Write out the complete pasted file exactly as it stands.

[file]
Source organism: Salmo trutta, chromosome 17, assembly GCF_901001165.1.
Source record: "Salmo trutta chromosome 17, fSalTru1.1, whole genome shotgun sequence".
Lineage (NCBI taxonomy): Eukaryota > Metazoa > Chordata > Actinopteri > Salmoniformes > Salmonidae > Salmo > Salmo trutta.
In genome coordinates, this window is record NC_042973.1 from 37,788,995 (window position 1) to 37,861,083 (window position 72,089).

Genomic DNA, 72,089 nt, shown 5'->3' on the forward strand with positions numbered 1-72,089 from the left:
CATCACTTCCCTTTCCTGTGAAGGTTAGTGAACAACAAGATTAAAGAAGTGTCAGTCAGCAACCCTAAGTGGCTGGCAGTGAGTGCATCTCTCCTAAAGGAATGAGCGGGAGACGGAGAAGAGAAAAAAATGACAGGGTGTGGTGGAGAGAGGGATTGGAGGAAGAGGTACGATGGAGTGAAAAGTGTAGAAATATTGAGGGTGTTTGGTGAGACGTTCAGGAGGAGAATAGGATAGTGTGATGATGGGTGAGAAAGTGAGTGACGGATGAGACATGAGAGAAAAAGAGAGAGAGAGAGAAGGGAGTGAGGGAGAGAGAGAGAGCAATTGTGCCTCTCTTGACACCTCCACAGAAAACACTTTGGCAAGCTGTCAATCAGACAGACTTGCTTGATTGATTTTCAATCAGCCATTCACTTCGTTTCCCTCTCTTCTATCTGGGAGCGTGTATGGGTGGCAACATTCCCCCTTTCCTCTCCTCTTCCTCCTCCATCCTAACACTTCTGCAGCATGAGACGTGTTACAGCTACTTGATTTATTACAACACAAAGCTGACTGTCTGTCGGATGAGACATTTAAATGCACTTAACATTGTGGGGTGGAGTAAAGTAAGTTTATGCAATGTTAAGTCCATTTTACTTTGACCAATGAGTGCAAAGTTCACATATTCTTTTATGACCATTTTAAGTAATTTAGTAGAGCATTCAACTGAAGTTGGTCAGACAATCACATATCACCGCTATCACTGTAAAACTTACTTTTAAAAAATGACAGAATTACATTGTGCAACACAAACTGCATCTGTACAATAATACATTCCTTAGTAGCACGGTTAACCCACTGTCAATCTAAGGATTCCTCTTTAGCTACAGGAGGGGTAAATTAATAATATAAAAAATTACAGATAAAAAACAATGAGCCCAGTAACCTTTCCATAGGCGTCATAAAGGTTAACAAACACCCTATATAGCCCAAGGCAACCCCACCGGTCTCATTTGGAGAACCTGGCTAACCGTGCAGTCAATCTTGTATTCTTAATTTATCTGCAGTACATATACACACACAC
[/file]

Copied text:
Source organism: Salmo trutta, chromosome 17, assembly GCF_901001165.1.
Source record: "Salmo trutta chromosome 17, fSalTru1.1, whole genome shotgun sequence".
Lineage (NCBI taxonomy): Eukaryota > Metazoa > Chordata > Actinopteri > Salmoniformes > Salmonidae > Salmo > Salmo trutta.
In genome coordinates, this window is record NC_042973.1 from 37,788,995 (window position 1) to 37,861,083 (window position 72,089).

Genomic DNA, 72,089 nt, shown 5'->3' on the forward strand with positions numbered 1-72,089 from the left:
CATCACTTCCCTTTCCTGTGAAGGTTAGTGAACAACAAGATTAAAGAAGTGTCAGTCAGCAACCCTAAGTGGCTGGCAGTGAGTGCATCTCTCCTAAAGGAATGAGCGGGAGACGGAGAAGAGAAAAAAATGACAGGGTGTGGTGGAGAGAGGGATTGGAGGAAGAGGTACGATGGAGTGAAAAGTGTAGAAATATTGAGGGTGTTTGGTGAGACGTTCAGGAGGAGAATAGGATAGTGTGATGATGGGTGAGAAAGTGAGTGACGGATGAGACATGAGAGAAAAAGAGAGAGAGAGAGAAGGGAGTGAGGGAGAGAGAGAGAGCAATTGTGCCTCTCTTGACACCTCCACAGAAAACACTTTGGCAAGCTGTCAATCAGACAGACTTGCTTGATTGATTTTCAATCAGCCATTCACTTCGTTTCCCTCTCTTCTATCTGGGAGCGTGTATGGGTGGCAACATTCCCCCTTTCCTCTCCTCTTCCTCCTCCATCCTAACACTTCTGCAGCATGAGACGTGTTACAGCTACTTGATTTATTACAACACAAAGCTGACTGTCTGTCGGATGAGACATTTAAATGCACTTAACATTGTGGGGTGGAGTAAAGTAAGTTTATGCAATGTTAAGTCCATTTTACTTTGACCAATGAGTGCAAAGTTCACATATTCTTTTATGACCATTTTAAGTAATTTAGTAGAGCATTCAACTGAAGTTGGTCAGACAATCACATATCACCGCTATCACTGTAAAACTTACTTTTAAAAAATGACAGAATTACATTGTGCAACACAAACTGCATCTGTACAATAATACATTCCTTAGTAGCACGGTTAACCCACTGTCAATCTAAGGATTCCTCTTTAGCTACAGGAGGGGTAAATTAATAATATAAAAAATTACAGATAAAAAACAATGAGCCCAGTAACCTTTCCATAGGCGTCATAAAGGTTAACAAACACCCTATATAGCCCAAGGCAACCCCACCGGTCTCATTTGGAGAACCTGGCTAACCGTGCAGTCAATCTTGTATTCTTAATTTATCTGCAGTACATATACACACACAC